Five Shots: Rome

Colosseum at Night

The first time I went to Rome was a decade ago and it was 105 (40c) degrees Fahrenheit. It was hard to appreciate much of anything while squinting through the haze and rubbing shoulders with a thousand tourists. Still, the Sistine Chapel made me cry, and the Colleseum lived up to the hype. It’s a beautiful structure and worth any aggravation to see it. Why? It’s one of those rare antiquities where you can actually touch it, wrap your arms around it, feel the history seep in, and no one will shoot you for doing so.

view of rome
On one of the seven hills surrounding Rome.

This time, I was shocked with pleasure at how cool was Rome. There were a couple afternoon drizzles (very unique for we Arizonians) and a breeze followed us around in 67 – 75-degree temperatures. Our group split up and we walked at our leisure from one side of Rome to the other, rambling through side streets and neighborhoods with energy and fascination. We frequently stopped to have a drink and people watch. We consumed pizza and pasta, and for the fashion conscious pair in my life, I bought Italian shoes for my son and designer sunglasses for my daughter-in-law. I was surprised how much fun I had in Rome.

Here are a few shots of our four days there. Which one do you like best?

Experiencing the quiet at the Roman Botanical Gardens
Ponte Garibaldi view of the Tiber River
Ponte Sisto super Fiume Tevere

Looking Up
Inside the Colleseum
Halls in the Vatican to the Sistine Chapel
School of Athens fresco (A dream come true!)
A maiden in the School of Athens
Raphael wearing the black hat
Roman Fountain
Jim and Cindy
Pizza (again) for Lunch
Trevi Fountain
Trevi Fountain
At the Forum–that’s what I call a door.

Five Shots: The Colors and Patterns of Spain Part I

1. Basement of the Alcázar of Seville, a royal palace in Seville, Andalusia, Spain, originally developed by Moorish Muslim kings

Traveling to Madrid, Toledo, Seville, and Barcelona was filled with heat (35-44c), bright colors, fun food, and boundless patterns everywhere. Here are some pictures highlighting the colors and patterns from the trip. You decide which is the best shot.

2. The Plaza Mayor was built during Philip III’s reign (1598–1621) and is a central plaza in the city of Madrid, Spain.
3. Joan Enjoying Anchovies at Plaza Mayor


4. Flamenco performance in Seville
5. The Casa de Pilatos, Pontius Pilate’s house, Seville
6. Pontius Pilate’s House, downstairs courtyard
7. Inside looking out at Pilate’s House


8. The Great Mosque of Cordoba, two hours south of Madrid, was a Visigoth, Christian temple converted into a Mosque when Muslims ruled in the late 8th century.
8. Toledo Castle
9. Corpus Christi celebration, Toledo
10. Santa María la Blanca is a museum and former synagogue in Toledo, Spain. 1180.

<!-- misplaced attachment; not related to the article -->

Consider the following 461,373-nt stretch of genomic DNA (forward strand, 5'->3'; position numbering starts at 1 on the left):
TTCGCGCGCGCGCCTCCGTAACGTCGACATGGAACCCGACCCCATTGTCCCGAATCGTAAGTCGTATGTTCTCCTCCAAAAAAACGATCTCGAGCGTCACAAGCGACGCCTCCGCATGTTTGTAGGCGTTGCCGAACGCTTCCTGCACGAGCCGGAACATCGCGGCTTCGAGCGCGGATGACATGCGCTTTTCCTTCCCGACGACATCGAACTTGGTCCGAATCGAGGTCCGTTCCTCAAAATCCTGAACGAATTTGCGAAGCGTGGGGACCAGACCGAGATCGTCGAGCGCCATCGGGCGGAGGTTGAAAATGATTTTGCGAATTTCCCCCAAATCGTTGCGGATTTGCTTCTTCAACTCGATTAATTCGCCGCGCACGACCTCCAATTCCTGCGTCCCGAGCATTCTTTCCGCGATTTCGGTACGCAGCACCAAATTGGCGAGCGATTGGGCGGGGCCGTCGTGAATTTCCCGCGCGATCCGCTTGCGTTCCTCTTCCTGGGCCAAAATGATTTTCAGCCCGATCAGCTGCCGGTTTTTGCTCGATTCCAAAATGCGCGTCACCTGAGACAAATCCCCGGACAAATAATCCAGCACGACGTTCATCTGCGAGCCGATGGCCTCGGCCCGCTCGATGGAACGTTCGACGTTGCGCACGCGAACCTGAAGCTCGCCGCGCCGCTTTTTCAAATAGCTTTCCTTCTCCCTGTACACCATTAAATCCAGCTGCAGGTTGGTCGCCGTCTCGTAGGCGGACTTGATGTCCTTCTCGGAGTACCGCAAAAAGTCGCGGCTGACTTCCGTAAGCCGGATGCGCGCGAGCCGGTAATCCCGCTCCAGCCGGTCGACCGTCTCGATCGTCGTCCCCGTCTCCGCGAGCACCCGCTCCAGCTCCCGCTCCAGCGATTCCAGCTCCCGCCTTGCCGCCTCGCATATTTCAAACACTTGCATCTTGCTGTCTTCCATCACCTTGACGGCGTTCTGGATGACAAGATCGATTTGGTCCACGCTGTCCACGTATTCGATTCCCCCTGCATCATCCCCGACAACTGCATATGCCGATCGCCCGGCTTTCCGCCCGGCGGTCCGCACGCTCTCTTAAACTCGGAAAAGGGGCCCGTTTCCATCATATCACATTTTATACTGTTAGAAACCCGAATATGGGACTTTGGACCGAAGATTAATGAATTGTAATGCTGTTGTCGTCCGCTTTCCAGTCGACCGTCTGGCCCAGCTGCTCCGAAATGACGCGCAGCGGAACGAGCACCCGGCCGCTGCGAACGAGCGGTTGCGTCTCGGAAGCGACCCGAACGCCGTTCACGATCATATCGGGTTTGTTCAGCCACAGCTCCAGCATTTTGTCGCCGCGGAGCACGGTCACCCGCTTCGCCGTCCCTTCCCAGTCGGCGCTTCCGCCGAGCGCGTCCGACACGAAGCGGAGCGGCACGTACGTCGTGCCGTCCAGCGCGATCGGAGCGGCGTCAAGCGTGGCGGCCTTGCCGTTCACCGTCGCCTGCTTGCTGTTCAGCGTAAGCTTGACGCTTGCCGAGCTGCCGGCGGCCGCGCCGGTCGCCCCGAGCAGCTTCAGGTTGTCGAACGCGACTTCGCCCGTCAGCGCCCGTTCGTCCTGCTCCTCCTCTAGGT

11. Cold tomato soup, Sangria, and a fan to keep the face cool.


Five Shots: Walking around Santorini


Okay, last photo post about Greece and the islands. Thank you for allowing me to share them with you. It’s a magical place and none more so than the island of Santorini. Someone on the trip said that in 2014, Santorini was voted “The prettiest place on Earth”. I’ll let you decide. Here are some of the pictures taken on this volcanic island in the southern part of the Cyclades Islands in the Aegean Sea.

Smooth rounded domes and cube-styled white-washed buildings. The sun accentuates the layers.
Santorini is loaded with Catholic churches–Greek Orthodox and Roman Catholic. The crosses contrast with the blue sharply. The paint colors of doors and railings make it a truly unique place.
Image from Cindy (7)
A splash of sunlight tips the monochromatic blues.


Image from Cindy (12)
archways and crossroads


A bolt of red in the white.


When you explore the cobbled alleyways, you will stumble upon churches with their bells that ring on the half hour.


The largest church of Santorini is the Orthodox Cathedral. It was founded in 19th century and in close distance is the Catholic Cathedral dedicated to Saint John the Baptist. During the Byzantine times was built the famous church of Panagia Episkopi that has survived many invasions and is well-preserved up to this day. The Dominican Convent is inhabited by 12 nuns. We found a chapel where mass was about to begin. They are behind the curtain behind the altar. We sat and listened to them sing.DSC02862

Image from Cindy (10)

Take a stroll and watch the sun think about setting, changing the landscape colors every five minutes.
The view looking out from the top of the island.
A panorama of the west side of the island top of Fira.
A hazy day, but the blue water is still magnificent to behold.
The ironed railings and vibrant painted doors are everywhere.
Doors are always fun to take pictures of. The paint jobs are impeccable.
Laid out in all her beauty.
Even the old doors make cool shots.


Time to head back to the ship.

Despite her popularity, I didn’t feel crowded there at all.


There are 588 steps down the side of island and 3 ways to get there. Walk. Take a cable car. Or ride the donkeys down.



Image from Cindy (8)
The sunset turns the volcanic brown gold.


Which shot do you like best? 

One last picture of a meal. My favorite. The authentic Gyro! 

Image from Cindy (11)

Blog at

Up ↑